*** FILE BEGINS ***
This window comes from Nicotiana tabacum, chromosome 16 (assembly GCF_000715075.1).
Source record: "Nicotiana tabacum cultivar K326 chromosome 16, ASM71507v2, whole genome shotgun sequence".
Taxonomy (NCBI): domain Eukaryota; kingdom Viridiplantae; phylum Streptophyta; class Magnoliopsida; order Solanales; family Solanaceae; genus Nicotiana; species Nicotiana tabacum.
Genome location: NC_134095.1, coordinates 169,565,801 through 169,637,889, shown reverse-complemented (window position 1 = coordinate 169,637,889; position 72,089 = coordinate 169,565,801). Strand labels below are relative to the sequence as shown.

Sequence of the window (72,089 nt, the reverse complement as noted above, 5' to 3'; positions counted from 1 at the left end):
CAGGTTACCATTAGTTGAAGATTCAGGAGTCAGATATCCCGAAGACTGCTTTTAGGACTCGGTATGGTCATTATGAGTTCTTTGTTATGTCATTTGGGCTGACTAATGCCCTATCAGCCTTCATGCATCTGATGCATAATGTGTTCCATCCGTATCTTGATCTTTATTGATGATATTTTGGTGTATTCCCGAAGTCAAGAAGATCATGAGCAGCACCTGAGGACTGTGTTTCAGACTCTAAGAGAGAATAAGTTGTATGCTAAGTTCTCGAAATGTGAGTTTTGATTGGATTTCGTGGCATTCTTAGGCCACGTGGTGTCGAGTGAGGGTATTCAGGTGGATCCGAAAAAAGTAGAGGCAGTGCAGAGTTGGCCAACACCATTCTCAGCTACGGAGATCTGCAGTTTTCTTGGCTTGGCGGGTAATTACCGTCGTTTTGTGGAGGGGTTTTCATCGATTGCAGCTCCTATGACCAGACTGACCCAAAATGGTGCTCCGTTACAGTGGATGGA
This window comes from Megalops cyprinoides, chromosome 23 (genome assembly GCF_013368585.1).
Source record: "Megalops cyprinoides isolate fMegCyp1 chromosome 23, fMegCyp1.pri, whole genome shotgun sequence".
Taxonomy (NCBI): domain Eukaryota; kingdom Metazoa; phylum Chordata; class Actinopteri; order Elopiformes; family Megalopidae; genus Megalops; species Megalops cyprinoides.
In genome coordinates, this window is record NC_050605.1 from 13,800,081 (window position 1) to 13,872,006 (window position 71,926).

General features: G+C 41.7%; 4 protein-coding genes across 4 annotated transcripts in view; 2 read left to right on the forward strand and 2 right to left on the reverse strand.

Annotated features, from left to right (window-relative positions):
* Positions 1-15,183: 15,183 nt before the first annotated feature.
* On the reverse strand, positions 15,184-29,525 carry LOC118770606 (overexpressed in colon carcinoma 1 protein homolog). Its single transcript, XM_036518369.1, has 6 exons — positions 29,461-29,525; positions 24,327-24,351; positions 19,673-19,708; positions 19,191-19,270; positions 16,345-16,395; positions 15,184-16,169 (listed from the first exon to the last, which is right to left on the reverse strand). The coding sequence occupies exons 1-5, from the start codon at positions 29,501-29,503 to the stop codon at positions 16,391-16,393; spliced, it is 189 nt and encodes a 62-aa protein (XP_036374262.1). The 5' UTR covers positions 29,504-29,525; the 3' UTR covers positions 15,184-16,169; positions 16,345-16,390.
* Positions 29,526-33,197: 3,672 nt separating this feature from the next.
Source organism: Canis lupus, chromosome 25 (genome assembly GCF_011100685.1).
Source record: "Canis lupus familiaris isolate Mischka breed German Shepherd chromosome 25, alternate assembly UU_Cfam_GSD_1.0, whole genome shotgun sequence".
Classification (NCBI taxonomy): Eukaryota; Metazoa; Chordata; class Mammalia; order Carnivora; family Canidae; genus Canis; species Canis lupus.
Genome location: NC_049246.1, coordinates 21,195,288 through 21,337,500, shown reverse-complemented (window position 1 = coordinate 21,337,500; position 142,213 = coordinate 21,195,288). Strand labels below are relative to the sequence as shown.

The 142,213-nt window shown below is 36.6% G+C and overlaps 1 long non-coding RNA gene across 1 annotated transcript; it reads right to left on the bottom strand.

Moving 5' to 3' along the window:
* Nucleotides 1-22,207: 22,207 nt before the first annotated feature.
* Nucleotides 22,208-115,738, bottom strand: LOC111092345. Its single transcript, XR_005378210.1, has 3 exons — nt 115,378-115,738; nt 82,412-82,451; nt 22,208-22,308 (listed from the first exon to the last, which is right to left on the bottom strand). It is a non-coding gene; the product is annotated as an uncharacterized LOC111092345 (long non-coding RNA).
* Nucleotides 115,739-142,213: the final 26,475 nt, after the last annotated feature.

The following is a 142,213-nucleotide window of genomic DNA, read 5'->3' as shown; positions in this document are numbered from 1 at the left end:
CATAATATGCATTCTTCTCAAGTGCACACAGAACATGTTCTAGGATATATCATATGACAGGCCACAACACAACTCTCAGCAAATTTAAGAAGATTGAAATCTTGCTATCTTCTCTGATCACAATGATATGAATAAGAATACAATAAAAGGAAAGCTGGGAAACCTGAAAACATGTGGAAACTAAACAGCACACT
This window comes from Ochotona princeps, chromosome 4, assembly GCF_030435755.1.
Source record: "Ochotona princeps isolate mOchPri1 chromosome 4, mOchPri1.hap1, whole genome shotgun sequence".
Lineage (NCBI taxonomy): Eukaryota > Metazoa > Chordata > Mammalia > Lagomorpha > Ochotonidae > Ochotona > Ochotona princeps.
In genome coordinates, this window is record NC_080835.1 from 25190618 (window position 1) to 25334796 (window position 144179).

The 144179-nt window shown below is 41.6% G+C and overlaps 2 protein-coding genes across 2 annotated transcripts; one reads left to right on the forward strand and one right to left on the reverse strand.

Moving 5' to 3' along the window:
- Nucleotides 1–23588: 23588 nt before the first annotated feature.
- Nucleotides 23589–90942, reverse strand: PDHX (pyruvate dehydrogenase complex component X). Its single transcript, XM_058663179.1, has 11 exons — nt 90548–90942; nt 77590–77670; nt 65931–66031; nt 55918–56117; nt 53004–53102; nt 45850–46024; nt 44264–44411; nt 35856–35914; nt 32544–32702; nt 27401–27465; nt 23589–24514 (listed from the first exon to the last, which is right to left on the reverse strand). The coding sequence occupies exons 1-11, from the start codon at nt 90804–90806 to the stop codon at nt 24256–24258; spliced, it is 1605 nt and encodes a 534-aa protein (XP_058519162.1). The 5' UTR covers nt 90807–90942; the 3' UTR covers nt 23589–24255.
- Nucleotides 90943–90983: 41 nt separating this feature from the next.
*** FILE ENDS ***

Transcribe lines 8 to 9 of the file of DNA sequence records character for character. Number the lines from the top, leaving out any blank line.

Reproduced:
Source record: "Megalops cyprinoides isolate fMegCyp1 chromosome 23, fMegCyp1.pri, whole genome shotgun sequence".
Taxonomy (NCBI): domain Eukaryota; kingdom Metazoa; phylum Chordata; class Actinopteri; order Elopiformes; family Megalopidae; genus Megalops; species Megalops cyprinoides.